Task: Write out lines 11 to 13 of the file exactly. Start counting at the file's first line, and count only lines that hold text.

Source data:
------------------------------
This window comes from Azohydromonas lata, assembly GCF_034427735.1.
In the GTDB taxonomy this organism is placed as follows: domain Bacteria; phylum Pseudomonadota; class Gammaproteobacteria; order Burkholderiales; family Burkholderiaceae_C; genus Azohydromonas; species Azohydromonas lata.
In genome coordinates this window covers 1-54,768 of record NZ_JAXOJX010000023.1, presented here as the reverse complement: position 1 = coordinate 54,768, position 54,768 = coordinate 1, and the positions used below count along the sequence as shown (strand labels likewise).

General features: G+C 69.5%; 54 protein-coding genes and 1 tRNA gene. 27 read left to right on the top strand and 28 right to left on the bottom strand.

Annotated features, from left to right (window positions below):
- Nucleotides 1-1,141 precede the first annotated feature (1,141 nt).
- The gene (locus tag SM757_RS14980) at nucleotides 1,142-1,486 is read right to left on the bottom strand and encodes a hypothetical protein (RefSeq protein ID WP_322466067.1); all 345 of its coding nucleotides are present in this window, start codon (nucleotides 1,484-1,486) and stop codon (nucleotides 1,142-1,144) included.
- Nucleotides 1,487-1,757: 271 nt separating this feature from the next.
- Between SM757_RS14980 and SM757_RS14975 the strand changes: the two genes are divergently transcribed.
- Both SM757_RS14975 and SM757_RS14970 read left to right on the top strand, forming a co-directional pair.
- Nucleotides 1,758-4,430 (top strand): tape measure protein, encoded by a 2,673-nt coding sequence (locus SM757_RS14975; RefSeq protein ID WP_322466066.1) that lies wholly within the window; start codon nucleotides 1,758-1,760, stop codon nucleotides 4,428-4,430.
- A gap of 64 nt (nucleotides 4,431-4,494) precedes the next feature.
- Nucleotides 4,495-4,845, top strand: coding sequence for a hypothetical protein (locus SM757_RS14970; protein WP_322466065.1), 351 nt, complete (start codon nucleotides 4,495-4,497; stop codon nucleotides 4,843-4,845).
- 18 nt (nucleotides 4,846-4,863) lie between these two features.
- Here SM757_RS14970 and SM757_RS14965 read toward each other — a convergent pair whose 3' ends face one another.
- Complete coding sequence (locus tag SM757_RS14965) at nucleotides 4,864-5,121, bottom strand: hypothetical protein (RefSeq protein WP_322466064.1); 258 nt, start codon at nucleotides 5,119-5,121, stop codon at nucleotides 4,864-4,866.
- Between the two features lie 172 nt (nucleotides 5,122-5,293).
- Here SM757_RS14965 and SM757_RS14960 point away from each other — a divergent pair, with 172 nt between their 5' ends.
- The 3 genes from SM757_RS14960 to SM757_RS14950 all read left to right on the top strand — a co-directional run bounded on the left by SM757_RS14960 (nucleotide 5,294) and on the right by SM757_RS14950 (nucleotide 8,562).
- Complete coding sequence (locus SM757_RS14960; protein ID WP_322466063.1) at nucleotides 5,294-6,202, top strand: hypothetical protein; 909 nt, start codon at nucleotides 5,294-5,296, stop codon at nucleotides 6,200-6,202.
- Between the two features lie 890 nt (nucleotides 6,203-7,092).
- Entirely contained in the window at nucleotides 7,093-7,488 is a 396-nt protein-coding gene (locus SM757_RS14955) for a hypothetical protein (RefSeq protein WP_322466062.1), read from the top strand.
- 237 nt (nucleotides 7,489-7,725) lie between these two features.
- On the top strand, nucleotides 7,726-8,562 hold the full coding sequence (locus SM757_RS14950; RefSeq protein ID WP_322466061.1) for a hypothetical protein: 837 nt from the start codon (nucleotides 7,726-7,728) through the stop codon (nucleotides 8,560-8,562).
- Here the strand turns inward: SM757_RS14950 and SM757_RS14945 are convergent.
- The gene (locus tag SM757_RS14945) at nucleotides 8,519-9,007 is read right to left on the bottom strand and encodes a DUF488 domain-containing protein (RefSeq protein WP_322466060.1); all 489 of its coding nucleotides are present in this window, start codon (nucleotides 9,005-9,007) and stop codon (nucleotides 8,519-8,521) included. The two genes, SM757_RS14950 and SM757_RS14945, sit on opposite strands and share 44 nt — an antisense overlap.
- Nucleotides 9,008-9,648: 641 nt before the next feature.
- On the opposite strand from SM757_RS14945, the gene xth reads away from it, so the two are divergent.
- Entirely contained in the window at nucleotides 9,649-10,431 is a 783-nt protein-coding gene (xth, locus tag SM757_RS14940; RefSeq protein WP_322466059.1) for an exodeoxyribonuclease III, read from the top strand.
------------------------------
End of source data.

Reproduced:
- Nucleotides 1,758-4,430 (top strand): tape measure protein, encoded by a 2,673-nt coding sequence (locus SM757_RS14975; RefSeq protein ID WP_322466066.1) that lies wholly within the window; start codon nucleotides 1,758-1,760, stop codon nucleotides 4,428-4,430.
- A gap of 64 nt (nucleotides 4,431-4,494) precedes the next feature.
- Nucleotides 4,495-4,845, top strand: coding sequence for a hypothetical protein (locus SM757_RS14970; protein WP_322466065.1), 351 nt, complete (start codon nucleotides 4,495-4,497; stop codon nucleotides 4,843-4,845).